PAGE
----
It’s 2005 and I’d just heard of a new book about Julia Child. It was called ‘Julie & Julia’, and was written by Julie Powell, who was inspired to cook her way through Julia Child’s ‘Mastering the Art of French Cooking’ in one year. That’s 524 recipes in 365 days, and, with a few disasters along the way, she did it. Back in 2005, there was no Book Depository. Shipping from Amazon cost around $30, more than the actual book, so I set an alert on trademe and once a copy finally showed up, I made sure I was the highest bidder. Once the book arrived, I devoured it. Reading it made me hungry, planted the seed to one day have a blog, but also started my love for foodie books. Fast forward 12 years and my collection has grown. Any book about chefs, restaurant critics, people who love food – I will read it. My top 5 desert island reads? Toast, Born Round, Garlic & Sapphires, Blood, Bones & Butter, and Sacre Cordon Bleu.
One of the recipes in ‘Julie & Julia’ is the Reine de Saba. This cake, also known as the Queen of Sheba cake, is super moist and very rich. It’s important to not over bake it, lest you lose the creamy texture. The icing is simply chocolate, butter and coffee. After always making cakes with such large quantities of ingredients, it’s surprising at just how delicious this simple chocolate cake is.
As Julia says, let’s make the best chocolate cake you ever put in your mouth. Bon appetit!
For the cake
115g dark chocolate, coarsely chopped (I used Whittakers 72%)
2 tablespoons rum or coffee (I used espresso)
115g butter, cubed and softened
3 egg yolks
3 egg whites
¼ teaspoon cream of tartar
pinch of salt
1 tablespoon caster sugar
35g ground almonds
¼ teaspoon almond extract
70g flour, sifted
*½c sliced almonds, toasted (optional)
Preheat your oven to 180°C and grease and line a 8″ cake tin. (See notes.)
Place the chocolate and coffee (or rum) in a small bowl set inside a small saucepan of simmering water. Allow to melt while you proceed with the recipe.
In the bowl of stand mixer fitted with the paddle attachment, cream the butter and sugar together until light and fluffy – about 5 minutes.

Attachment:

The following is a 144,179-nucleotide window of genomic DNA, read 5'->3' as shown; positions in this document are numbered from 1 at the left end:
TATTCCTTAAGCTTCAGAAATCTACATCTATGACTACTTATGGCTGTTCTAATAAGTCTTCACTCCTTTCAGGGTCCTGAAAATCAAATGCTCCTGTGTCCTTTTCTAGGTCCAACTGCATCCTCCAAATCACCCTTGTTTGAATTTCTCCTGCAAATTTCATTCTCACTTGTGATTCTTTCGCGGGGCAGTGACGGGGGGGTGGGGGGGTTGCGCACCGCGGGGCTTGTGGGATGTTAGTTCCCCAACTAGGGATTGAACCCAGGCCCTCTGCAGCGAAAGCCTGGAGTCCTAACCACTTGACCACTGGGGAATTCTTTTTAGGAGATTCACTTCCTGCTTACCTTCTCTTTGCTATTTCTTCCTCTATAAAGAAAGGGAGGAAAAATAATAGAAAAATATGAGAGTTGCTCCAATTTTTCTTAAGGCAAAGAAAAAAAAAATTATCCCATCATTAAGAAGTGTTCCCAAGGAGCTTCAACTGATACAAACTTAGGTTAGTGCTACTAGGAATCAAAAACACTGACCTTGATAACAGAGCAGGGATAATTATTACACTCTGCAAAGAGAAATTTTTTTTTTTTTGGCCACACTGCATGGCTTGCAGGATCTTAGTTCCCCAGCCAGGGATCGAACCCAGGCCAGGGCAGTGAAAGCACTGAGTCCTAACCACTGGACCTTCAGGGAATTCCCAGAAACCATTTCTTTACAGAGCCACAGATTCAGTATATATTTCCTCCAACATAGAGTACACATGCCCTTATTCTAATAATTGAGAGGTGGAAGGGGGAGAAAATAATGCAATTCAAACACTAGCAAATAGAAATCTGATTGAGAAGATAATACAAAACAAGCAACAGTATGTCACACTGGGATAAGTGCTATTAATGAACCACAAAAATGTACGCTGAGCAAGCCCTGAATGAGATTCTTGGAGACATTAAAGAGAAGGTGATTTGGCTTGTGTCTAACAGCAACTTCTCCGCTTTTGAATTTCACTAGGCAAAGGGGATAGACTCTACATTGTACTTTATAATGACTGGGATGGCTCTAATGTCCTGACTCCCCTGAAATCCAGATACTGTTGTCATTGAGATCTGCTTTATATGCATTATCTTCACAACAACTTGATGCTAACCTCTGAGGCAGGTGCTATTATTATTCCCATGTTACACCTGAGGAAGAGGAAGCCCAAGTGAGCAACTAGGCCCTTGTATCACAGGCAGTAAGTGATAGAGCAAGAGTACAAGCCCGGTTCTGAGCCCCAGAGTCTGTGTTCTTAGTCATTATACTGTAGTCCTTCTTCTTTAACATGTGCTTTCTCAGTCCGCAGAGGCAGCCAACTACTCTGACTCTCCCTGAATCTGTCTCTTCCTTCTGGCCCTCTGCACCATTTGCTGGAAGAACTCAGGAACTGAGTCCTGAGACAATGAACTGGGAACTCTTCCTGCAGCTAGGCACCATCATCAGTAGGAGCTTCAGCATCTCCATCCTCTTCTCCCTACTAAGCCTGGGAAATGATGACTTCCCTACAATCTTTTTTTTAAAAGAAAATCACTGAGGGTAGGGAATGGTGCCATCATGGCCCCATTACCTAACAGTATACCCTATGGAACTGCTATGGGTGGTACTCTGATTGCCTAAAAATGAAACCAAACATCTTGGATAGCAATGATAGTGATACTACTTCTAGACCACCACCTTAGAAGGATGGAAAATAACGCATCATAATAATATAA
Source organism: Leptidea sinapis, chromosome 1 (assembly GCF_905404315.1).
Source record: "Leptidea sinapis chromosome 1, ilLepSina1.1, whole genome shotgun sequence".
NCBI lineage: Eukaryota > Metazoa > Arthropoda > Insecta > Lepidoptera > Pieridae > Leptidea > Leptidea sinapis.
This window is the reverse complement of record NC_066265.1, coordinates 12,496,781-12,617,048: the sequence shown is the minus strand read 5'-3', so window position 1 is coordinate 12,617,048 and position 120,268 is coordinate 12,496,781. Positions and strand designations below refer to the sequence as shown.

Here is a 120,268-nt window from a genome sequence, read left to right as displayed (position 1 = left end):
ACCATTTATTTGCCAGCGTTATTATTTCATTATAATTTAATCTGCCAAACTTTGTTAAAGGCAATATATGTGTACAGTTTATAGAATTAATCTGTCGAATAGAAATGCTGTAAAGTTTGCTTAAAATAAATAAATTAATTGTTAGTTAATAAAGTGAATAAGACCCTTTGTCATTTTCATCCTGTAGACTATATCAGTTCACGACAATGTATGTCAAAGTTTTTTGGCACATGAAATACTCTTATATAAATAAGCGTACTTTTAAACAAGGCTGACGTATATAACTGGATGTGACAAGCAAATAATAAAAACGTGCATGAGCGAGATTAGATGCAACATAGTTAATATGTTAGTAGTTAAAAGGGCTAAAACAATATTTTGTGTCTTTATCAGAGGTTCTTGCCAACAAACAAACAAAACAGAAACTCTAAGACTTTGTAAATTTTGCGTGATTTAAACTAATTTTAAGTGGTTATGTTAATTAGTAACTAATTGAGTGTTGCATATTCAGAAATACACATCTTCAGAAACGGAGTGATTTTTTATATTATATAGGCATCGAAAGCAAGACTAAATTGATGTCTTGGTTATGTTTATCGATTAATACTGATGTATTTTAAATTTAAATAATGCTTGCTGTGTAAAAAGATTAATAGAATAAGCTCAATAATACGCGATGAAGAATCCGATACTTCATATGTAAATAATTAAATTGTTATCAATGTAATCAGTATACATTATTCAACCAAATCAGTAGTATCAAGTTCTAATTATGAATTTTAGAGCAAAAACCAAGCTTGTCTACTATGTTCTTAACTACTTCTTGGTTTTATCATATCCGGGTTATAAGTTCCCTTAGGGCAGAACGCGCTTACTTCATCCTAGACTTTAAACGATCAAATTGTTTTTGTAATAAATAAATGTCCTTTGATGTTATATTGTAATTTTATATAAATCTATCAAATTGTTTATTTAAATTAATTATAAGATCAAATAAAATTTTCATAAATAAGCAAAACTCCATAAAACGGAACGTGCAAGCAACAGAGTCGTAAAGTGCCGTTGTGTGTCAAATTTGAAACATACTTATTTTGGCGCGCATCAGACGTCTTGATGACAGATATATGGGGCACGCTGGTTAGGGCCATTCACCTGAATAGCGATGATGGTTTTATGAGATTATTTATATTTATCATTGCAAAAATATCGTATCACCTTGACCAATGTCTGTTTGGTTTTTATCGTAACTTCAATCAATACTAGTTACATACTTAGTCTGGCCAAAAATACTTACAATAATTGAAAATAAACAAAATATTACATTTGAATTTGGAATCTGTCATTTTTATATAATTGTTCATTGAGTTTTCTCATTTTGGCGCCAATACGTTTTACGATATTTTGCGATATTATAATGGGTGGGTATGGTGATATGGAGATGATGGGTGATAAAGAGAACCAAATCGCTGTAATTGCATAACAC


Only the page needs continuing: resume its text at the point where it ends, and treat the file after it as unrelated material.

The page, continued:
Add the egg yolks and beat until well combined.
In a separate bowl, whisk the egg whites, cream of tartar and salt together until soft peaks
Sprinkle over the tablespoon of sugar and whisk until stiff peaks are formed. Set aside.
Add the chocolate mixture to the creamed butter and blend with a rubber spatula, then stir in the ground almonds and almond extract. At this point, it’ll look like this:
Quickly stir in ¼ of the egg whites to lighten the mixture.
Very gently fold in 1/3 of the egg whites, and when they are nearly incorporated, sprinkle over 1/3 of the flour and continue folding gently. Repeat until all of the egg whites and flour are incorporated.
Gently tip the batter into the cake tin and bake in the middle of the oven for about 25 minutes. The cake is done when the outer 2½-3″ are set and a cake tester comes out clean. The middle should still move slightly if you shake it. My cake took 24 minutes.
Remove from the oven and cool in the tin for 10 minutes. Gently run a knife around the edge and reverse the cake onto a rack. Cool completely before icing.
For the icing
60g dark chocolate, coarsely chopped
2 tablespoons coffee or rum (I used espresso again)
85g unsalted butter, cubed and softened (see notes)
Prepare a large bowl by covering the bottom with ice cubes and then enough water to cover the ice, set aside. (You’re going to sit the smaller bowl of chocolate inside it.)
Place the chocolate and coffee (or rum) in a small heatproof bowl set over a saucepan of simmering water. Stir occasionally, until the chocolate is completely melted.
Remove the bowl from the saucepan and whisk in the butter, one cube at a time.
Once the butter is fully incorporated, sit the bowl in the larger bowl of ice and water, and beat until the chocolate mixture has cooled to a spreading consistency.
Immediately spread it over your case. Decorate with sliced almonds, if using.
- Julia says to use a cake tin 1½” deep but I only had my standard cake tin which turned out fine.
- I actually used salted butter in the icing, and it was quite nice to have a bit of salt in such richness.
© Once Upon An Egg. All images and content are copyright protected. Please don’t use my images without permission. If you want to republish this recipe, please re-write it in your own words, or link back to this post for the recipe.